While some of the critique of the film may focus on the decision to center Richard Williams in a film about his daughters, I was mostly moved by the ways in which young Venus and Serena (played beautifully by Saniyya Sidney and Demi Singleton) were loved and protected by their mother and father as they navigated the competitive, white, affluent world of tennis. Their confidence and light as Black girls were preserved throughout. Richard demanded they remain grounded and humble, rebuffing any bragging. They were also allowed to revel in joy and fun, and choose the sport instead of being forced to play it.
King Richard is full of warmth and intimacy. Crowded shots of the sisters in the van, traveling together as a unit, form this kind of visual chorus throughout the film. Profile shots of Richard driving the family van give this sense of a road movie, as much of the narrative happens in the family car. The tennis scenes capture the power and intensity that have made Venus and Serena exemplary in the sport.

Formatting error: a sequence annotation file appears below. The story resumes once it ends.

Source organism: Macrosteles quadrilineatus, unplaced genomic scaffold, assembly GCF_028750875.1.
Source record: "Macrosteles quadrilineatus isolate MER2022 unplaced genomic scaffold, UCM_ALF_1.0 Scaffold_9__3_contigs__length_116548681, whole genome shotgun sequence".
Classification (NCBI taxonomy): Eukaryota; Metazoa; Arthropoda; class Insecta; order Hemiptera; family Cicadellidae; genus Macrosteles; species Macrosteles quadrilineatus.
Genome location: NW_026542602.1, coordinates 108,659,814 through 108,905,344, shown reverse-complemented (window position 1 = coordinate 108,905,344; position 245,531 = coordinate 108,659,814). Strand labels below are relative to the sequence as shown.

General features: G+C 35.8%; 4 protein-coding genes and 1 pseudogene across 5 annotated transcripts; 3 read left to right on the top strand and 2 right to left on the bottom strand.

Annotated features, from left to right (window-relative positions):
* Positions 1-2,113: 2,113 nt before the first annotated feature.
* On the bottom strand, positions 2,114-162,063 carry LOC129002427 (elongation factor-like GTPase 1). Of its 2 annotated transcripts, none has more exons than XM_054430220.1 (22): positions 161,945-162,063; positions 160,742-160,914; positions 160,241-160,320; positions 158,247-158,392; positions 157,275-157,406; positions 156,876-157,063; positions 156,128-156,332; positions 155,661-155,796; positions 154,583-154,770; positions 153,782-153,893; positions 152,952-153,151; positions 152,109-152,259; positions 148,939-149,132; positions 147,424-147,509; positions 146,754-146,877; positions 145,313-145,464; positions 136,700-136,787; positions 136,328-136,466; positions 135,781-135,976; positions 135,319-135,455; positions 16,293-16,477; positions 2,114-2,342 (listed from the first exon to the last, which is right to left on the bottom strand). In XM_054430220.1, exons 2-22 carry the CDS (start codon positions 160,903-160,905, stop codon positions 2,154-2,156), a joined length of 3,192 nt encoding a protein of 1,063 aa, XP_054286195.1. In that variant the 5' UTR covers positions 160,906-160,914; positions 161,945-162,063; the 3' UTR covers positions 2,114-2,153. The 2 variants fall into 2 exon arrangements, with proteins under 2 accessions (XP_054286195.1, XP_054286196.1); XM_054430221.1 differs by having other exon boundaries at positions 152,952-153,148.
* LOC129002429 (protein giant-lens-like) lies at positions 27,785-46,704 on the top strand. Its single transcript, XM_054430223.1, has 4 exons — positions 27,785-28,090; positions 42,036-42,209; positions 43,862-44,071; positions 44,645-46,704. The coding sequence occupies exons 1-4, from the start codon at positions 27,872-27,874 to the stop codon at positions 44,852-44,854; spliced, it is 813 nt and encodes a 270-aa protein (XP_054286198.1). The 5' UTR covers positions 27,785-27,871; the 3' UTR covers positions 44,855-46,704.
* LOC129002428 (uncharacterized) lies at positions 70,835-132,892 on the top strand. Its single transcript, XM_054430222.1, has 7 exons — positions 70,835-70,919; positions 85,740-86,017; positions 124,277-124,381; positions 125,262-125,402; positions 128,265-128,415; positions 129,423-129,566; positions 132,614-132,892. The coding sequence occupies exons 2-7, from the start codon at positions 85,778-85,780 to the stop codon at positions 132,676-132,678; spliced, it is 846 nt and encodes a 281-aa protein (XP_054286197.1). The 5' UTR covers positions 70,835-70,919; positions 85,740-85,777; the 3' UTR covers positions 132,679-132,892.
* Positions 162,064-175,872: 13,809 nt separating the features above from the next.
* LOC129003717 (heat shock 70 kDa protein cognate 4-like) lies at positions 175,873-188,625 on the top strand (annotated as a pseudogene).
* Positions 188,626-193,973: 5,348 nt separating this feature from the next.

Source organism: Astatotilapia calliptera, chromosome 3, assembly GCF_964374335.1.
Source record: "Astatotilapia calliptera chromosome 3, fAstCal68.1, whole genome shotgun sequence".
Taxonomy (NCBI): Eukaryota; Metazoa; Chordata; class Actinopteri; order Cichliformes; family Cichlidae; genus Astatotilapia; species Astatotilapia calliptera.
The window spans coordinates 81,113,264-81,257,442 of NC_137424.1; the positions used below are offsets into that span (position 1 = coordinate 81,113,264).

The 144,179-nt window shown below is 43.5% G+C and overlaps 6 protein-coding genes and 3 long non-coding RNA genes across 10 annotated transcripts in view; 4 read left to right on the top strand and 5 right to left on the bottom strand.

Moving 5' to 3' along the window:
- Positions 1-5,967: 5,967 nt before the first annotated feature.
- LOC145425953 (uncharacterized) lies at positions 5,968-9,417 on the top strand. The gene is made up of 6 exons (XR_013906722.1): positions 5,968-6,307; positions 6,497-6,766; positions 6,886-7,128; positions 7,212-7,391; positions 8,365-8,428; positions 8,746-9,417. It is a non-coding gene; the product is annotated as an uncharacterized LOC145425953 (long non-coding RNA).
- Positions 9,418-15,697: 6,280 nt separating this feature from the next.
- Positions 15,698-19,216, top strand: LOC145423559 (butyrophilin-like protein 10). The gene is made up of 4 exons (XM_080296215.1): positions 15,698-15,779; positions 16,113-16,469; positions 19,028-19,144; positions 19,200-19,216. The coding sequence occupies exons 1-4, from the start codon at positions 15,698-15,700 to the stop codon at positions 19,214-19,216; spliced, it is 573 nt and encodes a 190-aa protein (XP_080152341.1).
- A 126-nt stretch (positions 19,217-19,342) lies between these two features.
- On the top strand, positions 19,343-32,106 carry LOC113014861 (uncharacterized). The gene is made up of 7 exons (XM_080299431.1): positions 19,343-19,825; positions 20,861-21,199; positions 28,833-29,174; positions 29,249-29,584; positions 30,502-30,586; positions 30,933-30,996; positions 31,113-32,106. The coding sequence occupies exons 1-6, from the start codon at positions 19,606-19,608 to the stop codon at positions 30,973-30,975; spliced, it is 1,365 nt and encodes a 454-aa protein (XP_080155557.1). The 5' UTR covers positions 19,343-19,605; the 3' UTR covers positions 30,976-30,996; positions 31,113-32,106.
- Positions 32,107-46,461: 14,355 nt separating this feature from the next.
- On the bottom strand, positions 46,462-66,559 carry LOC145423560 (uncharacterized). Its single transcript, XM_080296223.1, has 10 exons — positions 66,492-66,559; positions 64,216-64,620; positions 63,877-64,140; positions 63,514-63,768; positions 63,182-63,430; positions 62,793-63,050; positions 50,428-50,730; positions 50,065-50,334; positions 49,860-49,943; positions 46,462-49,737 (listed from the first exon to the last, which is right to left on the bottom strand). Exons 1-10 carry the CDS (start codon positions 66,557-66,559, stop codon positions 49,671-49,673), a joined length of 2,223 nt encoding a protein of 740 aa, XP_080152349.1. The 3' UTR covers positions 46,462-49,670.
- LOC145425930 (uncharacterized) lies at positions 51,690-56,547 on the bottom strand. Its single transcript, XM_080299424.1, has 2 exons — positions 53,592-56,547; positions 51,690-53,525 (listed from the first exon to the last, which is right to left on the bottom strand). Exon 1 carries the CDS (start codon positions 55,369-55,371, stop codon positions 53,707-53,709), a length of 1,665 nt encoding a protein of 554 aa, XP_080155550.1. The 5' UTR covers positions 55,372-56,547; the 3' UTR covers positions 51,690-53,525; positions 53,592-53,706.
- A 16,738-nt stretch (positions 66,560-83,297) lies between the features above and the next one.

So many times as Black girls and women, we walk through life without a shield, and become the targets of other people’s stigmas, racism, aggression and pain. To protect the light, hope and confidence in young girls is beautiful, and it happens in King Richard.
When Venus walks onto the court for her biggest match in Oakland, she walks proudly, beads swinging from side to side. She believes in herself. This is the love and care that Richard and Oracene instill in their daughters, and it is so beautifully on display in this film. This is the light that we continue to root for in these women. It is a light that cannot be crushed. I loved this film for that. This is why I became emotional.
The film made me think of my own parents. Growing up in the Bay, my mother encouraged me to read novels, write poetry and go to dance class. She stayed up all night to help my cousin sew outfits for an African dance performance at our school’s talent show. She always tried to protect my siblings and I. In one scene, Richard shields Venus from an interviewer’s invasive questions about her confidence and skill. He understands how fragile his daughter’s mind is at that age and won’t allow anyone to make her doubt herself.